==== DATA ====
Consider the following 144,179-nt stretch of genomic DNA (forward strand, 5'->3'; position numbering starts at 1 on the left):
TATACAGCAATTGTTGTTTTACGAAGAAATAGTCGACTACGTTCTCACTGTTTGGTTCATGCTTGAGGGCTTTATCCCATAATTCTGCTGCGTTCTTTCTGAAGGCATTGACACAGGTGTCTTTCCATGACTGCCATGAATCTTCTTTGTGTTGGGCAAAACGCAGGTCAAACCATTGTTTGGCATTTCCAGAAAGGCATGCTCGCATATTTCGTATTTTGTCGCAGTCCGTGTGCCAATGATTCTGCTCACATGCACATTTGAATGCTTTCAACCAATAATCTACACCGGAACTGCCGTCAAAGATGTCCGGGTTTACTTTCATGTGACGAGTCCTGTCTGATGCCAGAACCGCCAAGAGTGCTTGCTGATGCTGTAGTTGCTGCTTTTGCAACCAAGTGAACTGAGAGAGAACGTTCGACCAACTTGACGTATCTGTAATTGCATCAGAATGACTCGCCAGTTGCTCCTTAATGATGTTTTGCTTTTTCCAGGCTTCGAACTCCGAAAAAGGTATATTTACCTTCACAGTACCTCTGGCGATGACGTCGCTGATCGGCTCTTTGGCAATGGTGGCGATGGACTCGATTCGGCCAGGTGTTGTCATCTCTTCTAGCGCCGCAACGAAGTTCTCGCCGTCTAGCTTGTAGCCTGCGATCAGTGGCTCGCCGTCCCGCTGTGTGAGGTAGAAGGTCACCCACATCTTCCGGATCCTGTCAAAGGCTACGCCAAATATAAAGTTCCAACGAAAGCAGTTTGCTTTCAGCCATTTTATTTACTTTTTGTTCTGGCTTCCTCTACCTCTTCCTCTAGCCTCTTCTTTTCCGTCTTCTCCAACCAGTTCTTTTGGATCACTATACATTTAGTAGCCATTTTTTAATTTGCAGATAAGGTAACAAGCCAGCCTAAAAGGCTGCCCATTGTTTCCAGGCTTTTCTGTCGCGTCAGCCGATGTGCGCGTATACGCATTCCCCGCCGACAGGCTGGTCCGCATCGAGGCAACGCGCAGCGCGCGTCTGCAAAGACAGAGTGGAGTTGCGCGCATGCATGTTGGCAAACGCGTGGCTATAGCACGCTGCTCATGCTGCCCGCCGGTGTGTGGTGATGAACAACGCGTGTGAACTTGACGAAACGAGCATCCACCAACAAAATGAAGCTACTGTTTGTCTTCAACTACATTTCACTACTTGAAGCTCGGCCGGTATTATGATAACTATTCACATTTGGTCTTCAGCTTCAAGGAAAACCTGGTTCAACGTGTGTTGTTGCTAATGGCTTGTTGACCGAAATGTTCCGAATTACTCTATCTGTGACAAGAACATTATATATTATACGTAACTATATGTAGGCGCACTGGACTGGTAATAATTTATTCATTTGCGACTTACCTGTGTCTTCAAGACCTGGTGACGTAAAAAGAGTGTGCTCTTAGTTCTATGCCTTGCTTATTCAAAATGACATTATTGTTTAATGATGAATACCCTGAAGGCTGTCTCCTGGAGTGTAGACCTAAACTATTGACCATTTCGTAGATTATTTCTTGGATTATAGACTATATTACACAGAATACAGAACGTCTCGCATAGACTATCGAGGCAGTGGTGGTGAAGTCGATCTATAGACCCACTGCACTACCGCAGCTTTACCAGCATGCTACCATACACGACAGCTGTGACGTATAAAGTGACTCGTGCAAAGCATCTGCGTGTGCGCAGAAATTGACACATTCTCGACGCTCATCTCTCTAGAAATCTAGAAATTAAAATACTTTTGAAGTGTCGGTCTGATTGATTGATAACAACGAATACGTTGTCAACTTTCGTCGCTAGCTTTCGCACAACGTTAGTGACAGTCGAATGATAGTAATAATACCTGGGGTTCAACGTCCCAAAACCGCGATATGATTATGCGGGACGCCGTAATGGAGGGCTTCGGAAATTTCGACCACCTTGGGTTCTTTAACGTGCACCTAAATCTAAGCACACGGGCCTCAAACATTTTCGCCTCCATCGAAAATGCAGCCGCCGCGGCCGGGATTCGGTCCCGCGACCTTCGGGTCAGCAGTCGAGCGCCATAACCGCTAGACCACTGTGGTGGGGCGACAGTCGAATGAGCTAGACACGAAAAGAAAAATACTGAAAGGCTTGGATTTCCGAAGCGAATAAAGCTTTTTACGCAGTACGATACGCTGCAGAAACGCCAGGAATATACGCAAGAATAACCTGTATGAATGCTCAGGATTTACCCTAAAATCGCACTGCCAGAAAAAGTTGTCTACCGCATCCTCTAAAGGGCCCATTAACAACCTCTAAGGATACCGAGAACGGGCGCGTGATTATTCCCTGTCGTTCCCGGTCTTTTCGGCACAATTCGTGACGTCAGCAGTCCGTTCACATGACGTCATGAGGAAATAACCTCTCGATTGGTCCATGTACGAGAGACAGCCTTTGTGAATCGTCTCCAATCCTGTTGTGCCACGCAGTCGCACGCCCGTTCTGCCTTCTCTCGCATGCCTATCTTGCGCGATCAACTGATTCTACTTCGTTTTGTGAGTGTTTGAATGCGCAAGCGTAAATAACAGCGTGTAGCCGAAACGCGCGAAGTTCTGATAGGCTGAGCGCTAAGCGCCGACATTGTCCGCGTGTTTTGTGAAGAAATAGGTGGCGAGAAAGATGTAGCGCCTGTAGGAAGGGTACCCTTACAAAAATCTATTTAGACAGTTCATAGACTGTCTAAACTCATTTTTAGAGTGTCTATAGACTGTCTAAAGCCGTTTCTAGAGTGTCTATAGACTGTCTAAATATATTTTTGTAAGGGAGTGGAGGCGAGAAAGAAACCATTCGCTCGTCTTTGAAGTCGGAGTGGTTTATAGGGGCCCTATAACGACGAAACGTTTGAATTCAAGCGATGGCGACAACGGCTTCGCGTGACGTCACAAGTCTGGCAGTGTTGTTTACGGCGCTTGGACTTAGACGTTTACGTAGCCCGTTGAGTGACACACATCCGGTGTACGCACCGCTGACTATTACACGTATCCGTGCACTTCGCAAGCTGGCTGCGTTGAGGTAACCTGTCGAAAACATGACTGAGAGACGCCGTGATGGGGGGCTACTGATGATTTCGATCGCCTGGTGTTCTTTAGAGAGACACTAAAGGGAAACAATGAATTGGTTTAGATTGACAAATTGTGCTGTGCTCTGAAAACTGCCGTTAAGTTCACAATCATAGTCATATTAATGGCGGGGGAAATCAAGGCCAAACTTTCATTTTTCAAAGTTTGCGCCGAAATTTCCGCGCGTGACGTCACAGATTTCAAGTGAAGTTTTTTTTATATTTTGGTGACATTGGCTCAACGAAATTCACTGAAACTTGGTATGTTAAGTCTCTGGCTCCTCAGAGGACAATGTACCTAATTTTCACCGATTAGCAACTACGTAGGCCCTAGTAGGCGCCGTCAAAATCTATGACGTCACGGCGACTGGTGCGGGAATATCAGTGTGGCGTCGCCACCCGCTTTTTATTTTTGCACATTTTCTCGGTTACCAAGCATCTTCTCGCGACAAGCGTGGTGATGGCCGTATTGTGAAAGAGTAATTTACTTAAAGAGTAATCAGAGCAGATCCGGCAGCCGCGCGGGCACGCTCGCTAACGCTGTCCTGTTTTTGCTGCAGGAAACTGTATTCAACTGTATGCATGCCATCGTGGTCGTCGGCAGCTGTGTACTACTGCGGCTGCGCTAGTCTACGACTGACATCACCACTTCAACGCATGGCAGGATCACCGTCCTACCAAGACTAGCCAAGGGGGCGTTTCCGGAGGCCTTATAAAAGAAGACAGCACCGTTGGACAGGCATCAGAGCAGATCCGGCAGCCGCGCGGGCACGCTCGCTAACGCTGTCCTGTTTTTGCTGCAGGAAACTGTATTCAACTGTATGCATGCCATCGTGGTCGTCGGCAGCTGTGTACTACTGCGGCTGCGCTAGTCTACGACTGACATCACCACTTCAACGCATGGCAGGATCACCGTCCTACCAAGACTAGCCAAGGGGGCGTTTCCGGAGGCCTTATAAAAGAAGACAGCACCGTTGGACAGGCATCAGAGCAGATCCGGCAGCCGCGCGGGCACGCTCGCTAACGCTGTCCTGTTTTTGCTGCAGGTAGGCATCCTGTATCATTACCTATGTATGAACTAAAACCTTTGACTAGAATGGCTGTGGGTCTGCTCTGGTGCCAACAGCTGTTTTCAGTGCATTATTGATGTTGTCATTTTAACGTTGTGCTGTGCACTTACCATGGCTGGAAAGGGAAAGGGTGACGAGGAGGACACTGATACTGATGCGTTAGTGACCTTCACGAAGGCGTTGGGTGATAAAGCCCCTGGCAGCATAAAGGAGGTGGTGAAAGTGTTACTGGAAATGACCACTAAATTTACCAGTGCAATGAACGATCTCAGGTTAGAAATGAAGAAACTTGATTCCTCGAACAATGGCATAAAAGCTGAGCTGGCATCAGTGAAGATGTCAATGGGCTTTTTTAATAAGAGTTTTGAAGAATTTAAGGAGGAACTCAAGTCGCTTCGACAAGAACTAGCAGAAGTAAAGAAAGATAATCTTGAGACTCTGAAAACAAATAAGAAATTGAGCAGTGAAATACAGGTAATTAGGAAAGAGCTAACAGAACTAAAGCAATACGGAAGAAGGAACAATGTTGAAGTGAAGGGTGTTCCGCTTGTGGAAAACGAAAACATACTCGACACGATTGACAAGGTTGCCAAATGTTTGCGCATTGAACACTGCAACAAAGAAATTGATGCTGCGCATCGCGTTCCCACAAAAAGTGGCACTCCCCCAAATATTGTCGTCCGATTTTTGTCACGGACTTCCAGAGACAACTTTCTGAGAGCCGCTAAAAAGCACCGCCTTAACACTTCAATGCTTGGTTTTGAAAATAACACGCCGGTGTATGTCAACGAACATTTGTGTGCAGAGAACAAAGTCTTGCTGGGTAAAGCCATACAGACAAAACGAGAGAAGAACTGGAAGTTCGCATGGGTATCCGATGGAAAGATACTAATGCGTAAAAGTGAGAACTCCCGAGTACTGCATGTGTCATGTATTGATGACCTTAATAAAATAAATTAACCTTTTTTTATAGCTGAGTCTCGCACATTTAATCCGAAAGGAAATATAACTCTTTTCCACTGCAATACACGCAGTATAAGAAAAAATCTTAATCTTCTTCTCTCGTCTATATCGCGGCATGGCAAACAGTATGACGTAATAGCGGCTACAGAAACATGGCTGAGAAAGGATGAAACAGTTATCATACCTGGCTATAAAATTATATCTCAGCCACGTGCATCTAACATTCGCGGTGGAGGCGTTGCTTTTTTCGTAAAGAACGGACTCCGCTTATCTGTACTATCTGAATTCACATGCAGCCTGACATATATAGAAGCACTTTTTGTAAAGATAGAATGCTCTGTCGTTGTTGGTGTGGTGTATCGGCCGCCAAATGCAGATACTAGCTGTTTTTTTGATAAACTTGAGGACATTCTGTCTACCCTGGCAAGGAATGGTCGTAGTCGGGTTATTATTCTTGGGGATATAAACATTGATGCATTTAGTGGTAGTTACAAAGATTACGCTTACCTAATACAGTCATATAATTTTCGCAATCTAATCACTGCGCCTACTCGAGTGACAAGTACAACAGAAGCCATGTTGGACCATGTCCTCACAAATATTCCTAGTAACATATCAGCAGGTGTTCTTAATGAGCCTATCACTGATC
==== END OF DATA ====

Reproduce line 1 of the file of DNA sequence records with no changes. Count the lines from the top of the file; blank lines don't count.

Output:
Consider the following 144,179-nt stretch of genomic DNA (forward strand, 5'->3'; position numbering starts at 1 on the left):